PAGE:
Paula Badosa, who tested positive to coronavirus during the pre-Australian Open hard quarantine period, says her illness and 21 days in isolation meant she could not compete at full fitness at Melbourne Park.
- Badosa tested positive on her seventh day of quarantine
- The Spaniard had been critical of the quarantine conditions players faced
- She says she was “hurting” physically during her first-round loss at the Australian Open
Badosa, who was only released from quarantine last week, also said she would not go through a hard lockdown before a major tournament again.
The Spaniard was speaking on Tuesday after her first-round exit at the Australian Open, where she went down 6-7 (4/7), 7-6 (7/4), 7-5 to Russian qualifier Liudmila Samsonova after two hours and 38 minutes on court.
Badosa tested positive to COVID-19 on her seventh day of quarantine in Melbourne last month.
She was one of 72 tennis players who were placed under a stricter lockdown after being on a flight with a passenger who tested positive to COVID-19 after arriving in Melbourne.
Last month, the world number 70 publicly criticised the conditions players faced in hard quarantine and slammed Australian Open organisers for what she described as “the worst experience” of her career.
Badosa, who had not played since the WTA event in Abu Dhabi in early January, said on Tuesday she did not have the chance to regain full fitness ahead of the Australian Open.
“I think my level, it’s not even 70 per cent that I was before,” she told her post-match media conference.
Badosa said she was “totally against the clock” as she tried to get fit after being released from quarantine.
She said her body “was hurting” during the match against Samsonova, as she was suffering from cramping and anxiety.
“After 21 days in quarantine and one month without playing, I fought until the last minute but it wasn’t enough,” Badosa said.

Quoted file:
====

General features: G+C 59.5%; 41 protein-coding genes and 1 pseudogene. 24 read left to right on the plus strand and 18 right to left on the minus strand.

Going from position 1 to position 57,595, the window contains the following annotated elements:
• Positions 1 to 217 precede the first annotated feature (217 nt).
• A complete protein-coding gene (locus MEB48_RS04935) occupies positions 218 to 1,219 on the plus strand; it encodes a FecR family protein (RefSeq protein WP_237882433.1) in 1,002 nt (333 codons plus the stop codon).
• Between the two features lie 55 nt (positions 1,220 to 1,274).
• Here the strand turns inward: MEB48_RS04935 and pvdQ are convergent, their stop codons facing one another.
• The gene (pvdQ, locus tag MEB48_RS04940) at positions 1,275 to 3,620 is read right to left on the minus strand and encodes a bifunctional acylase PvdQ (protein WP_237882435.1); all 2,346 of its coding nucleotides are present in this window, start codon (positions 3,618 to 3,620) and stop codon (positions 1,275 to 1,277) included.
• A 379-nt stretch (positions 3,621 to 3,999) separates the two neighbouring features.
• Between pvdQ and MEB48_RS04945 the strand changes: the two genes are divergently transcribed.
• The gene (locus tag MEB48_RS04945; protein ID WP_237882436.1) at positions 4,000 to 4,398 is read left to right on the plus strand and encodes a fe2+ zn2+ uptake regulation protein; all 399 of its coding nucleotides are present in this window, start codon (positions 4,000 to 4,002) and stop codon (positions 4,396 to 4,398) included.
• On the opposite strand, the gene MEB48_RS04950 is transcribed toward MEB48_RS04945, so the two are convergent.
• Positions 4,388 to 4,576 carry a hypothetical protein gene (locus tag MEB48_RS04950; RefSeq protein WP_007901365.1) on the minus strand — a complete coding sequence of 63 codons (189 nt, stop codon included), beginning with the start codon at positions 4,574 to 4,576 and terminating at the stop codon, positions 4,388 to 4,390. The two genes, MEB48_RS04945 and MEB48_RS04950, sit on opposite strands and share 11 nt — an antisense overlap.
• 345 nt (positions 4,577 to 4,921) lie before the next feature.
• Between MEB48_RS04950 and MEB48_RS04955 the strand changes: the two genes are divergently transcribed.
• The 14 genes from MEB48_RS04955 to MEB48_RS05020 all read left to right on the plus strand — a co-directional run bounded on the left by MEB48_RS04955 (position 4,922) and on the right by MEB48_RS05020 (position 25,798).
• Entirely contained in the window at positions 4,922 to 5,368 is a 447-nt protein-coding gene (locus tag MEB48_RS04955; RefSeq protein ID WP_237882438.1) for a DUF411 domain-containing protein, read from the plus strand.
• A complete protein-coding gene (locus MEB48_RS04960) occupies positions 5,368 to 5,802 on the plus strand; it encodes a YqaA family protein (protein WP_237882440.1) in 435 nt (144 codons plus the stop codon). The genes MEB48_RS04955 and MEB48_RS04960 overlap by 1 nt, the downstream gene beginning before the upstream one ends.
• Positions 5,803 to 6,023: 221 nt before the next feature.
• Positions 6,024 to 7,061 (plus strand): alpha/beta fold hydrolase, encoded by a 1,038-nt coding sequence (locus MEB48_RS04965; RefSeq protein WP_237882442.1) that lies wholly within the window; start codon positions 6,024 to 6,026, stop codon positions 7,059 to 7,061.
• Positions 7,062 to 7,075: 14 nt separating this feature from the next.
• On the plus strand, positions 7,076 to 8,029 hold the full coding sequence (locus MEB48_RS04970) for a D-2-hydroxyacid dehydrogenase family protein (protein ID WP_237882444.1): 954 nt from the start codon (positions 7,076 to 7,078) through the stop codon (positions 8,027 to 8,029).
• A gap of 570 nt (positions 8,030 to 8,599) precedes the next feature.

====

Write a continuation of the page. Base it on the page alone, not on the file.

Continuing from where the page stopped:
“I think my level wasn’t on my best, like I started the year in Abu Dhabi. I’m a little bit disappointed on that.
“But all the credits to her (Samsonova). She played a very good match.”
Former world number one Angelique Kerber, who lost in the first round on Monday, said she would have reconsidered travelling to Australia if she knew hard quarantine was a possibility.
Badosa said she would never again do hard quarantine in the build-up to a major.
“I wouldn’t repeat it,” she said.
Badosa said she was misunderstood following her complaints while in hotel quarantine, revealing it was “tough” to read media reports about her comments.
She said she was critical of the quarantine conditions, not the program itself.
“I understand the rules,” Badosa said.
“I think you’re doing it very, very well in this country. That’s why you don’t have cases. But my complaint was never that.
“It was a little bit the conditions, because if you’re going to play a grand slam (tournament) … I needed fresh air or maybe a bigger room or better conditions to play against the best players. That was my complaint.”
Badosa is scheduled to take part in the women’s doubles draw at the Australian Open.